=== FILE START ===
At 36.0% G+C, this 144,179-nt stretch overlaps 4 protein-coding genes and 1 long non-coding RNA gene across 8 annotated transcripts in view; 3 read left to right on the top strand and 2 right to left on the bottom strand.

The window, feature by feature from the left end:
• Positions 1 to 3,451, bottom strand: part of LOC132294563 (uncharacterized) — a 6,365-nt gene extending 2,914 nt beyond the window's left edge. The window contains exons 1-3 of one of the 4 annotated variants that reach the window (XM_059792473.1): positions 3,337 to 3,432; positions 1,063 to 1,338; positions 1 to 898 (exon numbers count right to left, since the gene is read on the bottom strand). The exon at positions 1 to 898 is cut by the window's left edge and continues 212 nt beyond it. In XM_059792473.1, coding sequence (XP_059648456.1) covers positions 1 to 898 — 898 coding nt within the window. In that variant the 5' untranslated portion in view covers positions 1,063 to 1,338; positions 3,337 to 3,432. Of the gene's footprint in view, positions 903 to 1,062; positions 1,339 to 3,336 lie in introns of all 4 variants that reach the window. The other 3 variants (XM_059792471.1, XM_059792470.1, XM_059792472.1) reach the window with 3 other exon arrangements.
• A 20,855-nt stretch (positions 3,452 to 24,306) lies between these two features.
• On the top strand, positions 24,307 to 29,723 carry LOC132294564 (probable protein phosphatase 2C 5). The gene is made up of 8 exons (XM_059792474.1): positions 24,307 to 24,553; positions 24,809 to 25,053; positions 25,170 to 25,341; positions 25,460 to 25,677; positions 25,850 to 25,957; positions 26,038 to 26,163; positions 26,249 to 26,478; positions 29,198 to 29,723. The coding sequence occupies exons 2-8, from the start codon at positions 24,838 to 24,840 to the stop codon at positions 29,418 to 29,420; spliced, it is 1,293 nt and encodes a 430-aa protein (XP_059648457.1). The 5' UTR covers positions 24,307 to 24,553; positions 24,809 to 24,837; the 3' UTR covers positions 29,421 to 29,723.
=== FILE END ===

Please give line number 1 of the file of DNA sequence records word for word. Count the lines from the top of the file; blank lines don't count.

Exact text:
At 36.0% G+C, this 144,179-nt stretch overlaps 4 protein-coding genes and 1 long non-coding RNA gene across 8 annotated transcripts in view; 3 read left to right on the top strand and 2 right to left on the bottom strand.